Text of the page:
You've hit members-only content.

Sign up for a FREE 21-day trial to keep reading and get the best of Crikey straight to your inbox

By starting a free trial, you agree to accept Crikey’s terms and conditions


Leave a comment

3 thoughts on “Conroy’s public interest test in international perspective

  1. tonyfunnywalker

    It is hypocritical that the lead in this tirade is the CEO of a branch office of a Global company where the UK branch office has 2 editors on charges for ” perverting the course of justice” , numerous journalists arrested for illegal phone tapping, or bribing the police and government officials.

    Police have lost all public respect with resignations and jailing and more to come. It led to the closing of a 150 year old paper from the shame of tapping the phone of a murdered school girl.

    The Press only have themselves to blame and public opinion is moving that way. Journalistic opinion is irrelevant and it is designed to ensure it retains the share of the media dollar. Citizen Kane is alive and well.

    Cameron in the UK, like Gillard is strugglng with the press barons of the UK on exactly the same issues and his failure to implement may well cost him his leadership and the next election.

    Cameron was personally implicated in the UK debacle a claim that cannot be made against the Gillard Government as the press have been hell bent on regime change from day one.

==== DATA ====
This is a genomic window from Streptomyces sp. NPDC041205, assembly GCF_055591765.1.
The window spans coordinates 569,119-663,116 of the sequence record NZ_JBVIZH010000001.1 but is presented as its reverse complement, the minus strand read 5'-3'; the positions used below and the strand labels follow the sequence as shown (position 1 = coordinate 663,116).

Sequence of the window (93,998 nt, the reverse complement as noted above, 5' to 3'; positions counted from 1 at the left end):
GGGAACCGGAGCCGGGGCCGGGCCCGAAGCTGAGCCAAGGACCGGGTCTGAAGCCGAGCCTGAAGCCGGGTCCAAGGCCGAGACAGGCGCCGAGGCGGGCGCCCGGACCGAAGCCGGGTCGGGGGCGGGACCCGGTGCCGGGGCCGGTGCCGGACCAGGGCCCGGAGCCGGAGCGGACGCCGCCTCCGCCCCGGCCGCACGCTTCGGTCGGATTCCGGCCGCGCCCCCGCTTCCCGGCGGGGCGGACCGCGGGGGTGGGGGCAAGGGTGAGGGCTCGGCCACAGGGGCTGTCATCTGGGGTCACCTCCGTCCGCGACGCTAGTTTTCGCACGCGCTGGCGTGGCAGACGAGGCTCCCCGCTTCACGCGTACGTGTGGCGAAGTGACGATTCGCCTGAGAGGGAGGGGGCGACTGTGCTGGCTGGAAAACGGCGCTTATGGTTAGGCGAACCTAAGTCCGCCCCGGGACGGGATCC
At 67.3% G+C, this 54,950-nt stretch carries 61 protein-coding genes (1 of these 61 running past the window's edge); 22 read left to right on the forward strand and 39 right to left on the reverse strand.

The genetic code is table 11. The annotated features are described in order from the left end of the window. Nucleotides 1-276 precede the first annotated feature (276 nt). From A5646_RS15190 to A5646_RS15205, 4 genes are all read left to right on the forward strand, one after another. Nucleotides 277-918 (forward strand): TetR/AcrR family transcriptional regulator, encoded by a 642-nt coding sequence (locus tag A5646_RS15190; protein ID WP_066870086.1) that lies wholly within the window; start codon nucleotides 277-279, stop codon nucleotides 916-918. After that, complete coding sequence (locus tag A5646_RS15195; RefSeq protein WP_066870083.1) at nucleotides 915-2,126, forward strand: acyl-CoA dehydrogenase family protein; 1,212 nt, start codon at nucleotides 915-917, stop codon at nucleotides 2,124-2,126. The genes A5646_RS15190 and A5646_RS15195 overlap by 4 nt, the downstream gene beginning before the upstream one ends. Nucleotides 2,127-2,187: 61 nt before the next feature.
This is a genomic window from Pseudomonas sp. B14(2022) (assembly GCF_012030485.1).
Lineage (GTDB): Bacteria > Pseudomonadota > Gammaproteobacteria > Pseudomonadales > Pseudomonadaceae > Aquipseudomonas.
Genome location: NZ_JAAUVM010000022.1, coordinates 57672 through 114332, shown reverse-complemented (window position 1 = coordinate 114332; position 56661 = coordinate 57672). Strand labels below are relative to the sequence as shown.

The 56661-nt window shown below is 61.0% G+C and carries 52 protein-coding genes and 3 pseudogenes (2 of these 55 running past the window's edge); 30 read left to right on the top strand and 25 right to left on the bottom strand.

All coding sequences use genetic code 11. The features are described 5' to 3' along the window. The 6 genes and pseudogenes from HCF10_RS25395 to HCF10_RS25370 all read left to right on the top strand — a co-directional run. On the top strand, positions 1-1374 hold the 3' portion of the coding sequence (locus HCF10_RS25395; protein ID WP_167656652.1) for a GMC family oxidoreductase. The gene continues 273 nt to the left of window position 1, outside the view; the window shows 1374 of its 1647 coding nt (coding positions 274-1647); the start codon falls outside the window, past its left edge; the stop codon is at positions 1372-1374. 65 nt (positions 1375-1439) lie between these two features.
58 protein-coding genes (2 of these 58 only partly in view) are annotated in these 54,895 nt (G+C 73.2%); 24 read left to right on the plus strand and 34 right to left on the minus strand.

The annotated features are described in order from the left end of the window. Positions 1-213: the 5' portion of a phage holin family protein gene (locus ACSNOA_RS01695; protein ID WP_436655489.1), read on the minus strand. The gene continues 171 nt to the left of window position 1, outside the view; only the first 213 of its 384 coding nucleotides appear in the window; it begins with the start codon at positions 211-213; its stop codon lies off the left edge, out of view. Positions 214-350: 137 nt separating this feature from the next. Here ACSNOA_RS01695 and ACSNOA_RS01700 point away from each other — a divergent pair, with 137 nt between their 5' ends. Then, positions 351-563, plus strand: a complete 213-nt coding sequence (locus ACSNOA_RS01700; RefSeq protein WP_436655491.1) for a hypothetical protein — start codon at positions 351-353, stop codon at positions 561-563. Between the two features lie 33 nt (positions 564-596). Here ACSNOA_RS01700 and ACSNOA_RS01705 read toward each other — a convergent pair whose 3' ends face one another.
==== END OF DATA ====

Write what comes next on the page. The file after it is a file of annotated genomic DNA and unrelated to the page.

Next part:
2. shepherdmarilyn

    Why our lazy, sloppy moronic media think they should have total control over their own behaviour beats me and why they think they should not have to answer to anyone for bad behaviour or lying or photoshopping silly crap beats me.

    Our media in Australia is crap, they all just say the same thing and the number of investigating journos is now almost zero.

    If we had a media worthy of the name we would all be better off.

  3. klewso

    “Public interest”? I thought that had to pass Murdoch’s first?

Share this article with a friend

Just fill out the fields below and we'll send your friend a link to this article along with a message from you.

Your details

Your friend's details